Justin Taylor-- Generally speaking, I always advocate for more poetry in the prose writer's reading diet. It is a great way to learn the weight of words, the value of lines. Even relatively expansive or dense poetry still has the virtue of concision, and most important of all it reminds us that there are other forms of logic and progression than simply, What happens next? Lately, I've been reading Indecency, Justin Phillip Reed's debut collection, which is about to be brand-new from Coffee House Press. In the words of Dawn Lundy Martin, "Reed's deft craft is so rare, so precise, and driven by language whose surface is texture like teeth, that it seems like freed speech into the ache of repressive histories, white gazes, and uninvited invasions." I find myself very drawn to this idea of "freed speech": how can we liberate our language from the bondage of cliched usage, lazy thinking, and harmful or retrograde presumptions--and aren't these really three ways of saying the same thing? Reed's poems are fierce and fast-moving. They are searching and raw. "what question / does the self ask at the body's behest / that time won't wring from the body itself?" he asks in "Performing a Warped Masculinity en Route to the Metro.”
In "A Statement from No One, Incorporated," the poem's epigraph is granted unusual placement: above its title. The line is: "what is it when a death is ruled a homicide but no one is responsible for it" and it was written by the essayist Hanif Abdurraqib in response to the risible Kafkan determination by Baltimore officials that Freddie Gray, who died of injuries sustained on a so-called "rough ride" in a police van, was the victim of a homicide, but that no particular person was responsible for committing it. This is, of course, both a legal and moral impossibility. In the poem, the responsible non-entity is “incorporated”, i.e. made real, though still not human, since--despite dubious claims to the contrary--corporations are not people. Reed’s corporate entity, then, is an infernal creation—embodied but having no particular body, and therefore no locus of humanity, since whatever else we are, we are our bodies first and finally. The thing speaks in a bloodless collective voice; whining, "We are not responsible. We have not / the capacity to respond, cannot take / your call, are not obliged." Later, it ponderously intones that "We need to have a deeper dialogue / about the need for deeper dialogue[.]"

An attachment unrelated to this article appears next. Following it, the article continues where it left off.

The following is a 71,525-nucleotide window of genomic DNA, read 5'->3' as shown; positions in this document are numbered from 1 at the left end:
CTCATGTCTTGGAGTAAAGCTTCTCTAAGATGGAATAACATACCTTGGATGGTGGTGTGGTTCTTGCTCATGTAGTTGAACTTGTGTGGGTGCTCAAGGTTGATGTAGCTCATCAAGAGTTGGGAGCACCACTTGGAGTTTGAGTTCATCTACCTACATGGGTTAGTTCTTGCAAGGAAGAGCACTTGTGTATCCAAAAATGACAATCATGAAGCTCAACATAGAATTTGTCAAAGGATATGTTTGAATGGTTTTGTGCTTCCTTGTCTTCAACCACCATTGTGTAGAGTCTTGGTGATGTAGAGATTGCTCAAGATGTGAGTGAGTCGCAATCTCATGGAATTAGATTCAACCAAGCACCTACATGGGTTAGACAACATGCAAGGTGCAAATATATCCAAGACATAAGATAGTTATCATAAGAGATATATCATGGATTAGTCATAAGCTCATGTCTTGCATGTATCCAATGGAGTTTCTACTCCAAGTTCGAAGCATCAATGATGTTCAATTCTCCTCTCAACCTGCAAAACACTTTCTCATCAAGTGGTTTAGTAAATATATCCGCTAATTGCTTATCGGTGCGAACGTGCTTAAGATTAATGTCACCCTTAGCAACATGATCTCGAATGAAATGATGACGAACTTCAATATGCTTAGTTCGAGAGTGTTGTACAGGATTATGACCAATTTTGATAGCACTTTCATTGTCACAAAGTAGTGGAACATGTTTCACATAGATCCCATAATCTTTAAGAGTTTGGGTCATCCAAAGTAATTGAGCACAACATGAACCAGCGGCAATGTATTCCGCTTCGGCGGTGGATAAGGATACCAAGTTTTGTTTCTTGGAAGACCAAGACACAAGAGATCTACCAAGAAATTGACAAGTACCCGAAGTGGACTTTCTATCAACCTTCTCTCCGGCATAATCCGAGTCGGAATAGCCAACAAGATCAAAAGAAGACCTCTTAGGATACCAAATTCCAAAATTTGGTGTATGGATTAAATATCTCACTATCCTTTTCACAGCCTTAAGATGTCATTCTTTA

But it would be a mistake, in heeding Reed's outrage and his sense of urgency (and heed it we should) to hurry past the beauty in these poems, of which there is plenty to be found: potent word play, intricate rhyme, and stray lines like "a smeared sweet on his cheek in the parenthesis of a grin" or "the dense streets clapped into a quick-descended stillness." Kadijah Queen says rightly of Reed's work that, "there is no separation of sound from the language it travels in, from the body that produces it, from the experience that evokes it." Indecency includes many poems in traditional structure, right alongside radical formal innovations. There are brief prose poems floating in oceans white space--"(in which all this white is my gaze)" he writes wryly--and work that extends the tradition of concrete poetry. "Portrait with Stiff Upper Lip", which I've taken a picture of and have included below, simply cannot be read "normally." The sculptural design forces our eye to move in directions to which we are unaccustomed to moving over the printed page: up instead of down, for example, or back and forth instead of one and done. You have to "read" it the way you would a piece of visual art, which, as Reed’s title makes clear, is part of his point. Whether you're looking to discover a new writer, some wild new approaches to style, or you just want to get more poetry into your reading life, I recommend Indecency.